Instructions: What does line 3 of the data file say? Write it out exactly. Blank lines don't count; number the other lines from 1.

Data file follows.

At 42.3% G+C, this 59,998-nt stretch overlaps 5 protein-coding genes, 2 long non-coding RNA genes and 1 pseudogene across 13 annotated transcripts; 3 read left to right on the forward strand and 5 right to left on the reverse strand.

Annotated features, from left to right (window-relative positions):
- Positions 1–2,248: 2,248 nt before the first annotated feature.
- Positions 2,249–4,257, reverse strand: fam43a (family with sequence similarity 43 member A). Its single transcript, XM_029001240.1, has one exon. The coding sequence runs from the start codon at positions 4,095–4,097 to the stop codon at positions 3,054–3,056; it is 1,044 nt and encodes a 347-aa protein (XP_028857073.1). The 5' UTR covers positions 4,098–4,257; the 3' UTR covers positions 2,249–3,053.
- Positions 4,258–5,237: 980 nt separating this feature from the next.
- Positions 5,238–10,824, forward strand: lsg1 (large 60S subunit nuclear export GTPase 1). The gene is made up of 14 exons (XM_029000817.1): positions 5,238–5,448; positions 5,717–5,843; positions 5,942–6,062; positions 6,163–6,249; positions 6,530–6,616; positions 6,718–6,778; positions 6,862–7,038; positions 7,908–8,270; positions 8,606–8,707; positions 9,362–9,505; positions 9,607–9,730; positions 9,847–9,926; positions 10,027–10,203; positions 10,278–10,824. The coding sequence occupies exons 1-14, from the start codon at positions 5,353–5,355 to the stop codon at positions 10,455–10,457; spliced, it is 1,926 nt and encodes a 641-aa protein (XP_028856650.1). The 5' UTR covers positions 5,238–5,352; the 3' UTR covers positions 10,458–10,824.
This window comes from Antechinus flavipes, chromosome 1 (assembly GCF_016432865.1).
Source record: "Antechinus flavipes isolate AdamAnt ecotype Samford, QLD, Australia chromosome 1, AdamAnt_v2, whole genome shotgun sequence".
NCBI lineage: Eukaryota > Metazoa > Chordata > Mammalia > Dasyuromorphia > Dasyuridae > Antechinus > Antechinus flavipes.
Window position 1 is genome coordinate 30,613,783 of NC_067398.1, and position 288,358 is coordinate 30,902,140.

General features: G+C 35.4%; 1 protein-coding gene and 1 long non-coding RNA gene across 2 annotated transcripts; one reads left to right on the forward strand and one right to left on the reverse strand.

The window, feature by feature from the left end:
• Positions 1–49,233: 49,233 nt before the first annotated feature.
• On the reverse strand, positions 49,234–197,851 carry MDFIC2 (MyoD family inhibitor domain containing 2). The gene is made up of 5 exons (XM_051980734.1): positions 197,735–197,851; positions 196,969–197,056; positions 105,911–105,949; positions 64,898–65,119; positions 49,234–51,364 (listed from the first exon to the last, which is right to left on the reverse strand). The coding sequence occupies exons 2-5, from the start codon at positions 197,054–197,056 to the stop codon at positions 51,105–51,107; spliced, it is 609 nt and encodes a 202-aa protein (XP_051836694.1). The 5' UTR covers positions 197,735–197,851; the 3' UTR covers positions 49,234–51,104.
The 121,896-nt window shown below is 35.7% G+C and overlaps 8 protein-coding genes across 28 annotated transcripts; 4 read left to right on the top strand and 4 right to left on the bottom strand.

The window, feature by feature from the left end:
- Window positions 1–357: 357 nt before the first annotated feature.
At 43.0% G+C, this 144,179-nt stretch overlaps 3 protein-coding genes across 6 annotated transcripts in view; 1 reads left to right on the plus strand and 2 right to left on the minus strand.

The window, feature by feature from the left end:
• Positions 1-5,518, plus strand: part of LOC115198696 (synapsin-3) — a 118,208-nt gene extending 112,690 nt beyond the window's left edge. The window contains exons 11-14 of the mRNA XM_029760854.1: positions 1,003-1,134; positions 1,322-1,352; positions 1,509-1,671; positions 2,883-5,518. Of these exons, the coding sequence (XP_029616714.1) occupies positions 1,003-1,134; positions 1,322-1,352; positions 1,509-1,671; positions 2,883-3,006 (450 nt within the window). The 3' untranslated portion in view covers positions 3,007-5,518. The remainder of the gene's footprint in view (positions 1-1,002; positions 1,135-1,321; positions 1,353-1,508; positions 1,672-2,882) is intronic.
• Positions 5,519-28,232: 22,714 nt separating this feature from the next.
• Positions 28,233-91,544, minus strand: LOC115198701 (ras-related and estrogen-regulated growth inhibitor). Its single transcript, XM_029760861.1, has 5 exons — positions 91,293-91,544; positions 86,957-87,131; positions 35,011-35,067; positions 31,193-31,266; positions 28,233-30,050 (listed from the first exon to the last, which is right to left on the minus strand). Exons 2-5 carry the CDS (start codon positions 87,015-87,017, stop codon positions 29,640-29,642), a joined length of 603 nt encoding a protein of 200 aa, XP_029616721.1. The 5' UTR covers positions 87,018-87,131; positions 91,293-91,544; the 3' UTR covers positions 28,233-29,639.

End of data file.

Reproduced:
- Positions 1–2,248: 2,248 nt before the first annotated feature.